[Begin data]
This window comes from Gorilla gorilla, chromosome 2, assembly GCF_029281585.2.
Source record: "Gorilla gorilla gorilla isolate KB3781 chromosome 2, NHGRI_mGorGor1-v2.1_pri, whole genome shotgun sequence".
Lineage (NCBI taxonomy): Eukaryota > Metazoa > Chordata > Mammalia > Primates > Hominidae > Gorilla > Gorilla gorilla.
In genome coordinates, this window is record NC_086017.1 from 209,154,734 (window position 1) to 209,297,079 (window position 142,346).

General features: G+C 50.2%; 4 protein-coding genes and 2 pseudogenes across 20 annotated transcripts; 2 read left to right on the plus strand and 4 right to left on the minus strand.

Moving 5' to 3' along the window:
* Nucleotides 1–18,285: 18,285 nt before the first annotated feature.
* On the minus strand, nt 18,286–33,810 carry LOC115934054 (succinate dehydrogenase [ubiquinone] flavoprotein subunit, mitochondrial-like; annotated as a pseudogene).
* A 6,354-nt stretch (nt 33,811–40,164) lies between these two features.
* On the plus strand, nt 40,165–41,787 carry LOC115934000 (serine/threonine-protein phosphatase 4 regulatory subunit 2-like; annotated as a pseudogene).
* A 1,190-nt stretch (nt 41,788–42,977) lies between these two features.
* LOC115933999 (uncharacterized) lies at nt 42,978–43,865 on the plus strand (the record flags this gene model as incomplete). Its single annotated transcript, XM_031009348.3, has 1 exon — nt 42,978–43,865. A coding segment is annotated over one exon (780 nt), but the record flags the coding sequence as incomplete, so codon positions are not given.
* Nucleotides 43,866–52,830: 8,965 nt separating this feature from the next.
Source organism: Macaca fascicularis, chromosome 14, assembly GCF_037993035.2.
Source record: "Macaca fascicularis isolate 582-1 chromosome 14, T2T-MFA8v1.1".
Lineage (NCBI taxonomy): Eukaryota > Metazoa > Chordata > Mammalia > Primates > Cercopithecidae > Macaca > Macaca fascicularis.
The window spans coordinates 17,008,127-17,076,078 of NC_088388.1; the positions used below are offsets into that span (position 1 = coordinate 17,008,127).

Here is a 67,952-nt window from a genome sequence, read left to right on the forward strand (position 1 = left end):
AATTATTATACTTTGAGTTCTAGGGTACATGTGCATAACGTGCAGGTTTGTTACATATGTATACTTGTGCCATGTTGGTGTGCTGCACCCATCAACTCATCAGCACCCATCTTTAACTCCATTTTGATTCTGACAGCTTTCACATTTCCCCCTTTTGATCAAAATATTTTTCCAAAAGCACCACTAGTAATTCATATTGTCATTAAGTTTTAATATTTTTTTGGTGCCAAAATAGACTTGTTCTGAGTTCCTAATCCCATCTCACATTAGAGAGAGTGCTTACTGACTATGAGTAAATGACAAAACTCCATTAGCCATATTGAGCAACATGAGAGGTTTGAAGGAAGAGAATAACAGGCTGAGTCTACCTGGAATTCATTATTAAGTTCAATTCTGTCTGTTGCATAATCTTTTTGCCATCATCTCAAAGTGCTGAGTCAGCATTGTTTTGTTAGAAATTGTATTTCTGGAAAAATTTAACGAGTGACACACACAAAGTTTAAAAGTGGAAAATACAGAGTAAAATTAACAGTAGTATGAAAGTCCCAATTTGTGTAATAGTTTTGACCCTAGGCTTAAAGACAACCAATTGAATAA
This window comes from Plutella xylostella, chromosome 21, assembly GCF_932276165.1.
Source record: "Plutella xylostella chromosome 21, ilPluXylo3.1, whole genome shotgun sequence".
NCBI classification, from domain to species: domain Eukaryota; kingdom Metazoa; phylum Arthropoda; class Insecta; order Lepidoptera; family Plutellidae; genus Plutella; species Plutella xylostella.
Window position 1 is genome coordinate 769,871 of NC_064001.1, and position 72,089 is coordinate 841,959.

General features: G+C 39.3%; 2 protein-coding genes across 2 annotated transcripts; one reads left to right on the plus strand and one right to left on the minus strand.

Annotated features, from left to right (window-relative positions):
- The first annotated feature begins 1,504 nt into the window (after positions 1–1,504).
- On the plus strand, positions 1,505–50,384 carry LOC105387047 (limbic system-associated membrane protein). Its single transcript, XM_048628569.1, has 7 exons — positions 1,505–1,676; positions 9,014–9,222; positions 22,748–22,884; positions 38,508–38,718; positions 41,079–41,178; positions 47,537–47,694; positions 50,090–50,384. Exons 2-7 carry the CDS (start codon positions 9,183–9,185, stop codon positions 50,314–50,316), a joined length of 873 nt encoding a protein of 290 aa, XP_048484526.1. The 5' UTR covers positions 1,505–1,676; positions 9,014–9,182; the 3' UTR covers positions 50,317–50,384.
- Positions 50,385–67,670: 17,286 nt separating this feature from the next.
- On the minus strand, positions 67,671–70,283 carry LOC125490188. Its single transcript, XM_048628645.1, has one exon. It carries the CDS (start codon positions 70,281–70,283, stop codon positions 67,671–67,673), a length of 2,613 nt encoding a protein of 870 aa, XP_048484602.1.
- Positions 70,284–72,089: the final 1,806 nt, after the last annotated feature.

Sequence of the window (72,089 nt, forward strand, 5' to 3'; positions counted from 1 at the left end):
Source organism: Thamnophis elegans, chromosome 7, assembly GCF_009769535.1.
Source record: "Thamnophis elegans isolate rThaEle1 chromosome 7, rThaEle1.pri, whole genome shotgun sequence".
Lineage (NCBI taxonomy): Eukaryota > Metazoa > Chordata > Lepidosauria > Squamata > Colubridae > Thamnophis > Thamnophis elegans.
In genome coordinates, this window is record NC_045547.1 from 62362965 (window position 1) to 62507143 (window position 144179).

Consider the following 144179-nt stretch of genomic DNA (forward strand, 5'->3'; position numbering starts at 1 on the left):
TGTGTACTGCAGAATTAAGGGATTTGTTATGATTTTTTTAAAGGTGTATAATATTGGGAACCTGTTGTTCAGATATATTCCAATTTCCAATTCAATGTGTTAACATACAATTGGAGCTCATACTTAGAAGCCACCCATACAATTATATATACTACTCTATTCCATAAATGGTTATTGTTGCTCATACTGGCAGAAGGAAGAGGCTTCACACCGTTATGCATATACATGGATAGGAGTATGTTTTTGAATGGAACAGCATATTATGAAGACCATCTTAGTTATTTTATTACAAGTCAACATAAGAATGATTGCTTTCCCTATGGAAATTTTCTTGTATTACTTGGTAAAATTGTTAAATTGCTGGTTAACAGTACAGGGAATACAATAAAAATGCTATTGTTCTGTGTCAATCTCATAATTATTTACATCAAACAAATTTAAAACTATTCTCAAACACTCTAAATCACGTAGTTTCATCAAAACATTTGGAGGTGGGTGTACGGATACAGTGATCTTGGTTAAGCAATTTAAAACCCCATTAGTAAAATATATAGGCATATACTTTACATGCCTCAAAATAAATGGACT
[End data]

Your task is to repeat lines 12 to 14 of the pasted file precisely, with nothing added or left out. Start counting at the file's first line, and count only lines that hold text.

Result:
* LOC115933999 (uncharacterized) lies at nt 42,978–43,865 on the plus strand (the record flags this gene model as incomplete). Its single annotated transcript, XM_031009348.3, has 1 exon — nt 42,978–43,865. A coding segment is annotated over one exon (780 nt), but the record flags the coding sequence as incomplete, so codon positions are not given.
* Nucleotides 43,866–52,830: 8,965 nt separating this feature from the next.
Source organism: Macaca fascicularis, chromosome 14, assembly GCF_037993035.2.